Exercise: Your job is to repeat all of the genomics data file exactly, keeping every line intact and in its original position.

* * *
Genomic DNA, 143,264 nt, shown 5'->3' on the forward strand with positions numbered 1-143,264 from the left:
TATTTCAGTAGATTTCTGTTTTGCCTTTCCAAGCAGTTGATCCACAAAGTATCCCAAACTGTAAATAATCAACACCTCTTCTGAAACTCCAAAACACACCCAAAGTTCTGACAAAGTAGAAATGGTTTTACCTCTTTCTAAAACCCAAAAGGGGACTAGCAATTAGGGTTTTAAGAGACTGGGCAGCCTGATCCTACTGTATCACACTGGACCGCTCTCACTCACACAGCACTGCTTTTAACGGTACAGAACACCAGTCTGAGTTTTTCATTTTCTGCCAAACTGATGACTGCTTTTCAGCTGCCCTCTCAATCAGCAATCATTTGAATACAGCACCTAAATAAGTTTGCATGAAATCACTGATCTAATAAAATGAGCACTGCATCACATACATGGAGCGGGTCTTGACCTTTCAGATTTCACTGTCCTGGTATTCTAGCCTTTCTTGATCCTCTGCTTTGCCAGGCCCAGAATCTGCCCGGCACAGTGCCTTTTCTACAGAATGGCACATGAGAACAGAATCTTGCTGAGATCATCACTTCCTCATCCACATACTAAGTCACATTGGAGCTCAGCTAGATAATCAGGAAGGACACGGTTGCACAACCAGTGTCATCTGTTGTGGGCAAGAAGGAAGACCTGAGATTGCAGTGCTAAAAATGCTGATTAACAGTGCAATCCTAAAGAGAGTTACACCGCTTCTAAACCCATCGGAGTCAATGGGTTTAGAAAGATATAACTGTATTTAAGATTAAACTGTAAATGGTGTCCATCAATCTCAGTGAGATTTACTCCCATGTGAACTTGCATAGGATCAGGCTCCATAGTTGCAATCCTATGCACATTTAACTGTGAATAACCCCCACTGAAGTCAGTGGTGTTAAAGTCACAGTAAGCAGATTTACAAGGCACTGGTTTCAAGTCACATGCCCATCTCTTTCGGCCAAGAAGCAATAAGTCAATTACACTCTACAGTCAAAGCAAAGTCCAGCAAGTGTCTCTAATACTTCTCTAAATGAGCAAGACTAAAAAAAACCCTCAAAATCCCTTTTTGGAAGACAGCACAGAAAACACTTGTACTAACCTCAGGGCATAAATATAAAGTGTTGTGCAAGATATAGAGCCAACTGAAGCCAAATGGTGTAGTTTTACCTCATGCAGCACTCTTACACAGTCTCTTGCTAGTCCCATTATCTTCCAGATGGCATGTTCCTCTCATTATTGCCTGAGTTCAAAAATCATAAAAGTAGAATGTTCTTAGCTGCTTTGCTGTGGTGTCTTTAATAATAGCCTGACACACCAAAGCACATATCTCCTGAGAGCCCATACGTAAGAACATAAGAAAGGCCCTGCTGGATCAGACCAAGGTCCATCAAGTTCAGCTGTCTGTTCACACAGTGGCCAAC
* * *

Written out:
Genomic DNA, 143,264 nt, shown 5'->3' on the forward strand with positions numbered 1-143,264 from the left:
TATTTCAGTAGATTTCTGTTTTGCCTTTCCAAGCAGTTGATCCACAAAGTATCCCAAACTGTAAATAATCAACACCTCTTCTGAAACTCCAAAACACACCCAAAGTTCTGACAAAGTAGAAATGGTTTTACCTCTTTCTAAAACCCAAAAGGGGACTAGCAATTAGGGTTTTAAGAGACTGGGCAGCCTGATCCTACTGTATCACACTGGACCGCTCTCACTCACACAGCACTGCTTTTAACGGTACAGAACACCAGTCTGAGTTTTTCATTTTCTGCCAAACTGATGACTGCTTTTCAGCTGCCCTCTCAATCAGCAATCATTTGAATACAGCACCTAAATAAGTTTGCATGAAATCACTGATCTAATAAAATGAGCACTGCATCACATACATGGAGCGGGTCTTGACCTTTCAGATTTCACTGTCCTGGTATTCTAGCCTTTCTTGATCCTCTGCTTTGCCAGGCCCAGAATCTGCCCGGCACAGTGCCTTTTCTACAGAATGGCACATGAGAACAGAATCTTGCTGAGATCATCACTTCCTCATCCACATACTAAGTCACATTGGAGCTCAGCTAGATAATCAGGAAGGACACGGTTGCACAACCAGTGTCATCTGTTGTGGGCAAGAAGGAAGACCTGAGATTGCAGTGCTAAAAATGCTGATTAACAGTGCAATCCTAAAGAGAGTTACACCGCTTCTAAACCCATCGGAGTCAATGGGTTTAGAAAGATATAACTGTATTTAAGATTAAACTGTAAATGGTGTCCATCAATCTCAGTGAGATTTACTCCCATGTGAACTTGCATAGGATCAGGCTCCATAGTTGCAATCCTATGCACATTTAACTGTGAATAACCCCCACTGAAGTCAGTGGTGTTAAAGTCACAGTAAGCAGATTTACAAGGCACTGGTTTCAAGTCACATGCCCATCTCTTTCGGCCAAGAAGCAATAAGTCAATTACACTCTACAGTCAAAGCAAAGTCCAGCAAGTGTCTCTAATACTTCTCTAAATGAGCAAGACTAAAAAAAACCCTCAAAATCCCTTTTTGGAAGACAGCACAGAAAACACTTGTACTAACCTCAGGGCATAAATATAAAGTGTTGTGCAAGATATAGAGCCAACTGAAGCCAAATGGTGTAGTTTTACCTCATGCAGCACTCTTACACAGTCTCTTGCTAGTCCCATTATCTTCCAGATGGCATGTTCCTCTCATTATTGCCTGAGTTCAAAAATCATAAAAGTAGAATGTTCTTAGCTGCTTTGCTGTGGTGTCTTTAATAATAGCCTGACACACCAAAGCACATATCTCCTGAGAGCCCATACGTAAGAACATAAGAAAGGCCCTGCTGGATCAGACCAAGGTCCATCAAGTTCAGCTGTCTGTTCACACAGTGGCCAAC